It’s like a video of the Boston Red Sox guy letting that World Series game-winning single run through his legs.  Had he caught it and stepped on first base, the game would have ended and the Red Sox would have ended that so-called curse a full fifteen or twenty years earlier than they did.  Ask that player and his family.  It has run a zillion times on youtube and in the minds of the fans.  They have enshrined his failure.  They think of him and they forget all the thousands of put-outs he made at first base, the hits he got, the runs he produced.  That is how Peter must feel.

Think of Simon Peter walking on the water to Jesus that night when the winds howled and the sea raged and far from being impressed–as one would think we should be!–we see only that “he took his eyes off Jesus and put them on the wave,” and began to sink.  As though we would not have!

I’m so glad Peter did that.  Yes, I’m happy he walked those few steps on the Galilee, of course, and really really impressed.  But everything inside me gives thanks that he then had a problem with what he was doing and messed it up.

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Deciding what kind of man you want to become

Every male coming into the world will become a man, if he lasts long enough.  But sometime along the way he should stop and ask, “What kind of man do I want to become?”

“Quit you like men” is how the old version of I Corinthians 16:13 reads.  Modern translations has it saying: “Be on the alert, stand firm in the faith, act like men, be strong….”

Be a real man.

Be a man like Jesus.

He went up to the mountain by Himself to pray; and when it was evening, He was there alone (Matthew 14:23). 

Our text is the 14th chapter of Matthew’s Gospel.  In this passage, we have several stark contrasts in manhood.  We have King Herod Agrippa, we have the Lord Jesus Christ, and we have a disciple named Simon Peter.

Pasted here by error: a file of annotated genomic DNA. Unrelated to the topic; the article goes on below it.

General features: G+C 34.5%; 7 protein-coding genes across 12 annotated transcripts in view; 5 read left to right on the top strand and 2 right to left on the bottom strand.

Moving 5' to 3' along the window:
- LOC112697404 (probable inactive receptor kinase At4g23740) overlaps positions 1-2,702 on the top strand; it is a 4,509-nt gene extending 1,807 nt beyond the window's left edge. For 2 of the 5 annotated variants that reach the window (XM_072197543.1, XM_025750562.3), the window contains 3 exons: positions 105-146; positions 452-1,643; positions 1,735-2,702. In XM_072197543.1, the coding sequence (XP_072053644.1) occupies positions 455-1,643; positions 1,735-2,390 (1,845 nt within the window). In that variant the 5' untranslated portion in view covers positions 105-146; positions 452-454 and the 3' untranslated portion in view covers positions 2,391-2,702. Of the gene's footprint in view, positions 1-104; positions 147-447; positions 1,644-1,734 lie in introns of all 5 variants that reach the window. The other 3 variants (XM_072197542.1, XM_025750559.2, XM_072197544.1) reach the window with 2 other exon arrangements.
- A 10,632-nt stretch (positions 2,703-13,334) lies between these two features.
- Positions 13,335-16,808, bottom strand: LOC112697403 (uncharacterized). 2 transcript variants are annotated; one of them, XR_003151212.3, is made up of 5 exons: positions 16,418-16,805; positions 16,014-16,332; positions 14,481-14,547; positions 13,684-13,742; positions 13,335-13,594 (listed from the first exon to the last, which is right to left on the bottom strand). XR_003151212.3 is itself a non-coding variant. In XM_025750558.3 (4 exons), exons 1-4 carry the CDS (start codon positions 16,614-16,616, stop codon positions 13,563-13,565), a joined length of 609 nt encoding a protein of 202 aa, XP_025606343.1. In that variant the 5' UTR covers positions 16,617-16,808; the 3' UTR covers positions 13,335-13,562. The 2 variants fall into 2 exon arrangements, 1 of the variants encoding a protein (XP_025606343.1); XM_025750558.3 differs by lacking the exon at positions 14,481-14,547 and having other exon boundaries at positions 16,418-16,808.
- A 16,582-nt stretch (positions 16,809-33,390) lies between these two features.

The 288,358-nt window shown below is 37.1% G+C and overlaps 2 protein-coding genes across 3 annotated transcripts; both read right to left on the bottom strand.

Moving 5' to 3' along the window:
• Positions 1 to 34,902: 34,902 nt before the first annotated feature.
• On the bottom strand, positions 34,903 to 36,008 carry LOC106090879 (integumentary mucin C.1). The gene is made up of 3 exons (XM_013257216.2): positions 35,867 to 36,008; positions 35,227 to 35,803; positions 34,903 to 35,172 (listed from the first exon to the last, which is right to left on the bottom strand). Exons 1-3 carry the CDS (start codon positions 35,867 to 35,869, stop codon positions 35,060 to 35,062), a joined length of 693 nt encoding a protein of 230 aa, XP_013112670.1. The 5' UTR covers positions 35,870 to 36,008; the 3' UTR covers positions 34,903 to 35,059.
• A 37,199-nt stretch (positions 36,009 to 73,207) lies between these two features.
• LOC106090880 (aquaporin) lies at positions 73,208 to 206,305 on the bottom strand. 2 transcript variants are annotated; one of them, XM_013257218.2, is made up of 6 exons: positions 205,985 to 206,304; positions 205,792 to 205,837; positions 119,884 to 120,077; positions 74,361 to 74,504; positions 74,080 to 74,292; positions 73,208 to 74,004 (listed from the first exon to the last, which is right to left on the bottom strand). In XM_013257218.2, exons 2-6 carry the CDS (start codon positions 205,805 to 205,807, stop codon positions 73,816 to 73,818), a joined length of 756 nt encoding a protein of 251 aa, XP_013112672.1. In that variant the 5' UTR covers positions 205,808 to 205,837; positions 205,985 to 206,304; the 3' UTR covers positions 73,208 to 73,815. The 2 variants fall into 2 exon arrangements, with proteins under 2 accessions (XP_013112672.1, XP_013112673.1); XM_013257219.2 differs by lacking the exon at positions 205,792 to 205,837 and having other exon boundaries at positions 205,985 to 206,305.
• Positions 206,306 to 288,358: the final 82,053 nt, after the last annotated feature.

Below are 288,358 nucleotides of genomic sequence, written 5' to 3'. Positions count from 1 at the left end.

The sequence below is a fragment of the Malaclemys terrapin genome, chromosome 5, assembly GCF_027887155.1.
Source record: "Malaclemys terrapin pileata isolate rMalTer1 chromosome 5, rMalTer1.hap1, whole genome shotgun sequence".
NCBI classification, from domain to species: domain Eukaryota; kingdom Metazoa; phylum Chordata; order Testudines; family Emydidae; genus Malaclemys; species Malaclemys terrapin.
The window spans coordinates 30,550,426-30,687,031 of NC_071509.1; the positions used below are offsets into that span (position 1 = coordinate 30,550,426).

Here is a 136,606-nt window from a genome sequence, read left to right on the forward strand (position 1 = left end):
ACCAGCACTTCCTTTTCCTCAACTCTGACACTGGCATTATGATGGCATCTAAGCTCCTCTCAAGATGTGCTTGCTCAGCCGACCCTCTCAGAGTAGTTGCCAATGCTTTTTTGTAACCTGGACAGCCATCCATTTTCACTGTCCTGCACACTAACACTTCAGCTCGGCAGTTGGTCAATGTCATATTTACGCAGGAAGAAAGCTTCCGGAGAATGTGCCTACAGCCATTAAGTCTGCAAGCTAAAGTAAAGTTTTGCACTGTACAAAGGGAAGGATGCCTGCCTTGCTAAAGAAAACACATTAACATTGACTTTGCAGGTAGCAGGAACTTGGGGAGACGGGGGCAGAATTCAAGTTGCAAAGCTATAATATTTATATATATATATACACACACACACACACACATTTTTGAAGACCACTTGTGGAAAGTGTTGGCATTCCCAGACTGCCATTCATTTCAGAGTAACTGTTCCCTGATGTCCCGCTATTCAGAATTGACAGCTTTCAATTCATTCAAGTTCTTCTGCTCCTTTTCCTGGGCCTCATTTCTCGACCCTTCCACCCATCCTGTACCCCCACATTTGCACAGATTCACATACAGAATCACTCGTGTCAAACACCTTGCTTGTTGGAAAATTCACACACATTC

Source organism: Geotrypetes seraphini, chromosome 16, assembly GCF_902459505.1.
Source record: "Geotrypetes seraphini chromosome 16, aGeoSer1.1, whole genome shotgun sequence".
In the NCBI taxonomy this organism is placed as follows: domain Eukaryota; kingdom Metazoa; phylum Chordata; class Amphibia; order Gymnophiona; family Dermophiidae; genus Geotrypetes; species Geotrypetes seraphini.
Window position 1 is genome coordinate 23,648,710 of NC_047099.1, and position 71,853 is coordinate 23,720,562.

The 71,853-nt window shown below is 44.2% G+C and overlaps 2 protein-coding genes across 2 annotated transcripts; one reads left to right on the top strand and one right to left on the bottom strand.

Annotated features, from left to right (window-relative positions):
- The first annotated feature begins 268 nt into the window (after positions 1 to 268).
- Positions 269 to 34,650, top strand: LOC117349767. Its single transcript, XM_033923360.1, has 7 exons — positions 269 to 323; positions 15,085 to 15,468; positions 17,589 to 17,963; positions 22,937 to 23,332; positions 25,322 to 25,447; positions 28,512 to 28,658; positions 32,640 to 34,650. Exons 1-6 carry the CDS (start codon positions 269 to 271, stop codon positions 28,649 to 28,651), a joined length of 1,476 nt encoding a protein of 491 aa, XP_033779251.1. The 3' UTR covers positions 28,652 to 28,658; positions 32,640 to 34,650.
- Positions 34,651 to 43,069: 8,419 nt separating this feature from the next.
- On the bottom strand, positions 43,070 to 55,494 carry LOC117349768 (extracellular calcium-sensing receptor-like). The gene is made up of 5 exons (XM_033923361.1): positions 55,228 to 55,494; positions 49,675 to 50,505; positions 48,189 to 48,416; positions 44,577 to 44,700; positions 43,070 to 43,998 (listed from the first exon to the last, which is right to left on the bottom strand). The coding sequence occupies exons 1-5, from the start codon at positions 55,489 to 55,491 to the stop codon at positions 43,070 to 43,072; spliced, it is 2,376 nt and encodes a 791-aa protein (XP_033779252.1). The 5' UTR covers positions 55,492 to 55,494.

Take a look at them…

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What the pastor prays for himself

“Pray for me–that utterance may be given to me in the opening of my mouth….” (Ephesians 6:19). (Also Colossians 4:3 and I Thessalonians 5:25)

Everyone prays, we’re told.  And, doubtless, every follower of Jesus Christ prays for other people.  But we must be faithful in praying for ourselves.

Here are three prayers of mine from key times in my life…

The first:  I prayed for balance in my ministry and personal life.

This prayer is from an old journal of mine.  It’s undated, so I have no idea what was going on, what prompted it, and when it occurred.  It seems timeless, and knowing my own heart, this has been something I have longed for since the beginning…

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The pastor needs a sabbatical: How to tell and how to get one

In the academic world, professors receive sabbaticals every so often–the word implies seven years, so that’s probably the norm–during which they pursue some program of continuing study approved by their superiors.  The idea is for them to be continually growing in their effectiveness as educators.

In the ministry, a sabbatical might be for six weeks up to a few months.  Most churches are set up to be pastor-dependent and need their main guy at home to keep the program on track and the people focused.

But if they plan well, this can be a win-win thing for everyone.

In 42 years of pastoring six churches, I received two sabbaticals, each for six weeks.  The first, in the late 1970s, was spent in continuing education.  I began by driving to Chicago for the Moody Bible Institute’s annual Pastors Conference, a full week.  I remember a hundred things about that wonderful week to this day. This was followed by four weeks on a college campus in Kentucky during which outstanding Christian leaders spent a week each with us (Carl F. H. Henry, Ray Steadman, etc). The first weekend–confession coming up!–I drove to Cincinnati for two Reds baseball games, heard a debate between Madalyn Murray-O’Hair and a Church of Christ minister, and visited Abraham Lincoln’s birthplace.  (I was getting my money’s worth!)

The second sabbatical came twenty years later, in another church, another state, and involved visiting churches across the land.  I sat in the services of seventeen churches and interviewed a bunch of pastors, then returned home to make some long overdue changes in how we were doing church.

I strongly recommend sabbaticals, both for the ministers as well as for the churches.  It gives the preacher a time to rest and grow and learn and listen. Any church will reap excellent benefits from that happening to their minister.